News & Events

Noon seminar - Hydrologic response of headwater catchments to forest disturbance in the Rocky Mts

Monday, April 01, 2013, 12:00PM - 1:00PM

Speaker

Adrian Harpold

INSTAAR postdoctoral scholar

Location:

ARC 620

3100 Marine St., Boulder

Abstract: The Western U.S. is reliant on the melt of seasonal snowpacks in headwater catchments for critical water resources and ecological services.  Rocky Mountain headwater catchments are also experiencing rapid changes in winter climate and more severe forest disturbance.  In this presentation, several research projects explore how changes in forest structure from disturbance will alter the partitioning of snowmelt into evapotranspiration, storage, groundwater recharge, and streamflow.  Intensive field observations in Wyoming showed that peak snowpacks did not increase following severe MPB-caused tree mortality, despite reduced canopy interception in disturbed forests.  Similar compensating snowpack vapor losses were also inferred following a severe forest fire in New Mexico, which resulted in smaller peak snowpacks in disturbed areas relative to healthy forests.  Isotopic and hydrometric techniques showed that vapor losses from snowpacks and soils have the potential to impact runoff and streamflow following MPB-caused tree mortality in Wyoming.  Predicting the hydrologic response of these catchments to forest disturbance requires better representations of snow-vegetation interactions in land surface models.  The presentation concludes by exploring improvements to snow-vegetation modeling efforts that leverage novel field measurements being collected across the Western U.S.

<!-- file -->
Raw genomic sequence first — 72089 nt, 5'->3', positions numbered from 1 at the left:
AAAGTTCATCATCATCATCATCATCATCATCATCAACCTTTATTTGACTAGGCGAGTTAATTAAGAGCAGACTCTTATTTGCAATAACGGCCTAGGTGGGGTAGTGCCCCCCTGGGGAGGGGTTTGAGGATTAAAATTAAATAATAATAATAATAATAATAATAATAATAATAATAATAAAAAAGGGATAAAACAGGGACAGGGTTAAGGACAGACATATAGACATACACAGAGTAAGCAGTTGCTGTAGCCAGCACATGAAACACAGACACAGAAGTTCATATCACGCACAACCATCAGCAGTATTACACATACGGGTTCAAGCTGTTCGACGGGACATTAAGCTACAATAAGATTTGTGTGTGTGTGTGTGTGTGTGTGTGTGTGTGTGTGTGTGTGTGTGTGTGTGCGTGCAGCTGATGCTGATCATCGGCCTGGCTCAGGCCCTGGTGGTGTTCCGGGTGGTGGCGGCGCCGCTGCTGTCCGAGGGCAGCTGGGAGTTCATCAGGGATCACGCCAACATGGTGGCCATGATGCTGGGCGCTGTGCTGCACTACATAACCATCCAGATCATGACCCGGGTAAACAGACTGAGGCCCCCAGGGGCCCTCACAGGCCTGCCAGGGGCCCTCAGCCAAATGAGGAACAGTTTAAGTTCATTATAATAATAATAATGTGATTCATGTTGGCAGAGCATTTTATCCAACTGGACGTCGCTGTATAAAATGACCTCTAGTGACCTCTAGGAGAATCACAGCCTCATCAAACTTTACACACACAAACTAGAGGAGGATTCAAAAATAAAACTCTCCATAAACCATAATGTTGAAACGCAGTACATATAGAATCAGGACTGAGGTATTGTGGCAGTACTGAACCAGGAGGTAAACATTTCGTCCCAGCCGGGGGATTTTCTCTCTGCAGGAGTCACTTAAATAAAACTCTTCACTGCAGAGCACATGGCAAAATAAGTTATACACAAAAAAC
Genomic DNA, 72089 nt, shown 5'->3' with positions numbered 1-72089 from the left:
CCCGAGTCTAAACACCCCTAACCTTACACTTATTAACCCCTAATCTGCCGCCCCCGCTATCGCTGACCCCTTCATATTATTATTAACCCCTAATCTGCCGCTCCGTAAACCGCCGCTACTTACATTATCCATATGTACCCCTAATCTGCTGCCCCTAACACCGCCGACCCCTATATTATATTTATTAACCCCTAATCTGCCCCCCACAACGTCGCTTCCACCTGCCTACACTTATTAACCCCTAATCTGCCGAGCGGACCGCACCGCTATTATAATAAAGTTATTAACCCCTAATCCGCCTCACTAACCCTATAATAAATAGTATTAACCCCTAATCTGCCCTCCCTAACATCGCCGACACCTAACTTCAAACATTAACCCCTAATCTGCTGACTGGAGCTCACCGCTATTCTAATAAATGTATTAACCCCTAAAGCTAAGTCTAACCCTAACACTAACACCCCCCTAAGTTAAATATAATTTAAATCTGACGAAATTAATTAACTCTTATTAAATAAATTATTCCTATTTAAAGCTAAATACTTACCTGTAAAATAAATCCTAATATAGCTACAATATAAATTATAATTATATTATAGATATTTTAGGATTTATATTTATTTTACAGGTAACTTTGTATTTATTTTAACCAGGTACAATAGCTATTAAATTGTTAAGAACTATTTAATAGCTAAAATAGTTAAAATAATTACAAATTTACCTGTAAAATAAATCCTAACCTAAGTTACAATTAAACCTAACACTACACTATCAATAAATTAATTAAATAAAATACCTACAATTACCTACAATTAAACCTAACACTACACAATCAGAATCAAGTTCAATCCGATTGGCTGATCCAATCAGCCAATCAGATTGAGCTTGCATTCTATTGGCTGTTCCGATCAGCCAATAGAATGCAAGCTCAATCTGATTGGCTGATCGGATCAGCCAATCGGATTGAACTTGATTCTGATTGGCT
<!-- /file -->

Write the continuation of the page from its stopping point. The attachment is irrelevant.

Bio: Adrian Harpold is a National Science Foundation EAR Postdoctoral Fellow at the INSTAAR and the NCAR in Boulder, Colorado.  He was previously a Postdoctoral Researcher in the Hydrology and Water Resources Department at the University of Arizona.  He received his PhD from Cornell University in Biological and Environmental Engineering.  His BS and MS were from Virginia Tech in Biological Systems Engineering.  His interests in catchment hydrology focus on understanding ‘how water gets to the stream’ in montane, forested catchments.

Audience

Free and open to the public